The City of DeKalb is close to setting its property tax levy for the year. It is requesting the same amount as last year. I read in the paper that 2nd Ward Alderman Tom Teresinski is saying we will pay the same amount in property taxes as last year because even though the rate will go up to fulfill the levy, assessments are lower. Well, that might work in theory but, even with some 6% drop in my assessment last year, my property taxes paid to the city were about $30 more for tax year 2010 than they were for 2008, the final year of the infamous “we’re keeping the rate at .60 again, you lucky ducks.”
The theory may work in fact for Mr. Teresinski himself, whose assessment was lowered 19%. But not everyone can get that deal, and the ones who can’t are no doubt the folks who can afford the rate hikes the least. Read the rest of this entry
There have been 58 bank closures through July 22, five of them in Illinois, including one in St. Charles.
Daily Markets looks at the current climate.
Looking back, there were 157 bank failures in 2010, 140 in 2009 and 25 in 2008.
While the financials of bigger banks have been stabilizing on the back of an economic recovery, many smaller banks are still struggling to survive. Nagging issues like rock-bottom home prices along with still-high loan defaults and unemployment levels continue to trouble such institutions.
Lingering effects of the financial crisis continue to weigh on many banks. It becomes a prerequisite for such banks to absorb bad loans offered during the credit explosion, making them susceptible to severe problems. The uncertain environment is aggravating the risk of bank failures even further.
Failures were expected to peak in 2010, and it looks like the numbers are on track for fewer failures in 2011, but it won’t be a precipitous fall.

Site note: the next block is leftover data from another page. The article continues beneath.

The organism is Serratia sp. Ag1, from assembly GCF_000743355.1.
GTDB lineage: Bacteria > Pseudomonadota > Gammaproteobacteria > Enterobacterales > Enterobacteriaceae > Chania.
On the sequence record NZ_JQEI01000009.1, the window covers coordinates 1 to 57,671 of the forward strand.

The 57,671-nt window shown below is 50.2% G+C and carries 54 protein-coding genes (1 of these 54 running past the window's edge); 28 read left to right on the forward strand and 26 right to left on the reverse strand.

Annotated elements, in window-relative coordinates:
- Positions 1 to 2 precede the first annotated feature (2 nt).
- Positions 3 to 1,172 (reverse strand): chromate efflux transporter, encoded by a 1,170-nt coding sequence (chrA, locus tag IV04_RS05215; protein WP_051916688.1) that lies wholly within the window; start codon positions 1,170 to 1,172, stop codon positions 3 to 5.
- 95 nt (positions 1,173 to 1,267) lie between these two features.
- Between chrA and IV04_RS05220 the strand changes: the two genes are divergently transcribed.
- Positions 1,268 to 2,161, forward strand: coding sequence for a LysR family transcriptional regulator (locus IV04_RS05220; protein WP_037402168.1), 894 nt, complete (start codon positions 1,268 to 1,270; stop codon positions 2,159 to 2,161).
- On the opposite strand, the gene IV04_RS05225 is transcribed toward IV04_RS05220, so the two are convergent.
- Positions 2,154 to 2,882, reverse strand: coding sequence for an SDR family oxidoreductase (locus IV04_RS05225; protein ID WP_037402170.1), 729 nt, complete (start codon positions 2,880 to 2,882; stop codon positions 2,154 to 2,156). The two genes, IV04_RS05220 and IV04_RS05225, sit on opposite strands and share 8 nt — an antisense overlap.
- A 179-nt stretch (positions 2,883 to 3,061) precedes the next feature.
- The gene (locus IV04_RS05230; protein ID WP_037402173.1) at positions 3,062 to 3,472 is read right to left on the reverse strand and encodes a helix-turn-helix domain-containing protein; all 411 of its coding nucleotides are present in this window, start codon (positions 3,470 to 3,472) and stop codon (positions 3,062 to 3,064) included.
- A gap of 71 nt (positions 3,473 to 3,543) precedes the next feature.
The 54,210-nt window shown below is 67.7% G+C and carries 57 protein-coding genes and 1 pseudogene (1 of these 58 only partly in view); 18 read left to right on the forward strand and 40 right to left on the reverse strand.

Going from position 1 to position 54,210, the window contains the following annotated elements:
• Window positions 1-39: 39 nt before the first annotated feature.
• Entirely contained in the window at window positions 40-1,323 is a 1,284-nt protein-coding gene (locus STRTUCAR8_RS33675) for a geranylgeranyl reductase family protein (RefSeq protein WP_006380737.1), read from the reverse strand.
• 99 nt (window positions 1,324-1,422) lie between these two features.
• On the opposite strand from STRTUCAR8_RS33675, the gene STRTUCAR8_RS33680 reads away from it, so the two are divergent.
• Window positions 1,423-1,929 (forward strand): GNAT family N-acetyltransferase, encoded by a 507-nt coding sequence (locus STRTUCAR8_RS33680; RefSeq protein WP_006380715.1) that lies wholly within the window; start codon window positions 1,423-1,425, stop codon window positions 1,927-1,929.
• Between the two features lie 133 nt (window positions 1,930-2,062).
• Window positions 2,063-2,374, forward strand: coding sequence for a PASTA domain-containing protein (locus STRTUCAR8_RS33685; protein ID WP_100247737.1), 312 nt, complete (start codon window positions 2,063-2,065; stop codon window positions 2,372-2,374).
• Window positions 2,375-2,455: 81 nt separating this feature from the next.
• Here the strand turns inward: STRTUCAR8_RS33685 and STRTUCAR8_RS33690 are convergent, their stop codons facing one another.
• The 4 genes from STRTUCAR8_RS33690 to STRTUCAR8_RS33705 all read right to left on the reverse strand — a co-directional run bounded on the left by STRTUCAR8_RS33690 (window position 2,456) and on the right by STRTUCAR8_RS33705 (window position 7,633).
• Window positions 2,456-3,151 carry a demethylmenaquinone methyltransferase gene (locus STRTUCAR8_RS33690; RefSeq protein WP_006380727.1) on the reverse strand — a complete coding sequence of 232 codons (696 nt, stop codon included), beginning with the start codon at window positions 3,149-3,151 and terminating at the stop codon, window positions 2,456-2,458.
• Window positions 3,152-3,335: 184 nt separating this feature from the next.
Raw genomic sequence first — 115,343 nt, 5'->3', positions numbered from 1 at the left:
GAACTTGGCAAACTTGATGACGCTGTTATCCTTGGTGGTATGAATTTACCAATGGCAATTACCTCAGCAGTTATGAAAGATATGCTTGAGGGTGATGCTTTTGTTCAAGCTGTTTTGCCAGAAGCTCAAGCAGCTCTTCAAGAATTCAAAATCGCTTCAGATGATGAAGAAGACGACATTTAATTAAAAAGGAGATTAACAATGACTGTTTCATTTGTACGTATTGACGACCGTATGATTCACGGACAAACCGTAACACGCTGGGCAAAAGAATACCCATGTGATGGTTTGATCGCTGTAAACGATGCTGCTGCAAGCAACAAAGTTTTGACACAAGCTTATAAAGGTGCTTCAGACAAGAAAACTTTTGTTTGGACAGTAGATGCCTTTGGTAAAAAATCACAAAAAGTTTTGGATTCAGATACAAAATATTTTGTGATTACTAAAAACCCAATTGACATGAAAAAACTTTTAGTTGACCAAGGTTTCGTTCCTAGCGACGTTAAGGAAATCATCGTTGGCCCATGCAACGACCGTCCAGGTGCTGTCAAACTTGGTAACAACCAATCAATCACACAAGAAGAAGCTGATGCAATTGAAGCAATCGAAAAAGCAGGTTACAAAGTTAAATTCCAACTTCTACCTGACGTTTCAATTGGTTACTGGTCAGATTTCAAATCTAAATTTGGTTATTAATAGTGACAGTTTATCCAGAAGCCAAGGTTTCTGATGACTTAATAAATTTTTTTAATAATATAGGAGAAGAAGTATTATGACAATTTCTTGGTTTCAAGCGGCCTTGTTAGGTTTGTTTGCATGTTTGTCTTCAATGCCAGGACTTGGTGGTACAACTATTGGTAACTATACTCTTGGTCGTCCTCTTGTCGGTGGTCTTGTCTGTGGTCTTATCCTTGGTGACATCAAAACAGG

The Washington Post reports that 2010 brought the largest number of bank failures since 1992.
The total comes to 157 this year, the most since the savings & loan crisis. The Federal Insurance Deposit Corporation (FDIC) lists 16 Illinois banks with 2010 closure dates.
The list of failed institutions at the FDIC is filled with community banks that would not be considered “too big to fail.”
The loans that brought them down were predominantly commercial loans, Hernandez said, which sets them apart from the banking giants whose problems were rooted in home mortgages.
About half of the the 2010 failures involved banks headquartered in four states: California, Florida, Georgia and Illinois.
Bank financial strength, like employment, reportedly lags other indicators of economic recovery. Experts quoted in the WaPo article see 2010 as getting us “over the hump” and predict fewer bank failures for 2011.
However, FDIC reports that 860 banks in the U.S. were on a “problem bank” watch list as of the end of September and that historically, about 20% of problem banks fail (which would be 172, but not all would close in 2011, presumably). FDIC does not publish the watch list.
The bank regulatory roles of FDIC, Office of the Currency Comptroller (OCC) and Office of Thrift Supervision (OTS) were summarized in a previous CB posting.
OCC local enforcement actions in 2010:
Resource Bank: Comptroller of the Currency “found unsafe and unsound banking practices relating to credit administration at the Bank” and the February Agreement specifies actions to be taken in regards to commercial loan risk management.
Castle Bank: The Agreement imposed June 2009, which addresses a half-dozen areas of practices deemed unacceptable by OCC, was terminated November 1 as a result of the merger of the institution with First National Bank of Omaha.
Here’s a link to my letter to the editor published at Northern Star today. In reading it you’ll see that I didn’t actually attribute absurdity to the DeKalb City Council, but that’s probably a quibble.
Filed under: Council/City Watch
| Tagged as: debt
The DeKalb Public Library has a current annual budget of $1.9 million, yet apparently has enough funds on hand to buy property valued at $1.8 million. That’s quite a reserve! Normally for slush I’d call for a refund (about $40 per resident) but perhaps we should ask DKPL to help the city save for the police station instead. [/snark]